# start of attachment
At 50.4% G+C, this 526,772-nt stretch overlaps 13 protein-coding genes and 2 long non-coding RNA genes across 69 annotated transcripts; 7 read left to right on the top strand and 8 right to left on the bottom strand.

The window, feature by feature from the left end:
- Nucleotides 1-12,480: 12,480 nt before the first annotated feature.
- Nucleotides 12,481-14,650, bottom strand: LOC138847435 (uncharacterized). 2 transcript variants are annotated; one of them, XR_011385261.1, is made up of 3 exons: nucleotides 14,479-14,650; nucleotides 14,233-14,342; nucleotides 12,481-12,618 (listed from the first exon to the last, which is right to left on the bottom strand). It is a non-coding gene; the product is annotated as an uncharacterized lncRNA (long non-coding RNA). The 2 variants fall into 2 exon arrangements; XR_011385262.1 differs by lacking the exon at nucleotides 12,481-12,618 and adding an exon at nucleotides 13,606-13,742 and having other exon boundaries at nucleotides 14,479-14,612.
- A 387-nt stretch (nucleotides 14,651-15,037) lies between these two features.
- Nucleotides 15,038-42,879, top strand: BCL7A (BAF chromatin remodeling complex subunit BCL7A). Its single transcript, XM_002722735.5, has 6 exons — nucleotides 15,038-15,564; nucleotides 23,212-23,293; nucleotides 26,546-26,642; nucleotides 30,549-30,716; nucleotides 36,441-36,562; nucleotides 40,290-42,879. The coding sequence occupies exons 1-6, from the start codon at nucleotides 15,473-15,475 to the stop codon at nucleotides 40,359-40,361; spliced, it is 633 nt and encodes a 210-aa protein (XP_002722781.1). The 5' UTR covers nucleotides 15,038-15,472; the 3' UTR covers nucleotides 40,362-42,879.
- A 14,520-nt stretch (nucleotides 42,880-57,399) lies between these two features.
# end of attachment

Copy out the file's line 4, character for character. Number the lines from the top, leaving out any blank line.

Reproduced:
- Nucleotides 12,481-14,650, bottom strand: LOC138847435 (uncharacterized). 2 transcript variants are annotated; one of them, XR_011385261.1, is made up of 3 exons: nucleotides 14,479-14,650; nucleotides 14,233-14,342; nucleotides 12,481-12,618 (listed from the first exon to the last, which is right to left on the bottom strand). It is a non-coding gene; the product is annotated as an uncharacterized lncRNA (long non-coding RNA). The 2 variants fall into 2 exon arrangements; XR_011385262.1 differs by lacking the exon at nucleotides 12,481-12,618 and adding an exon at nucleotides 13,606-13,742 and having other exon boundaries at nucleotides 14,479-14,612.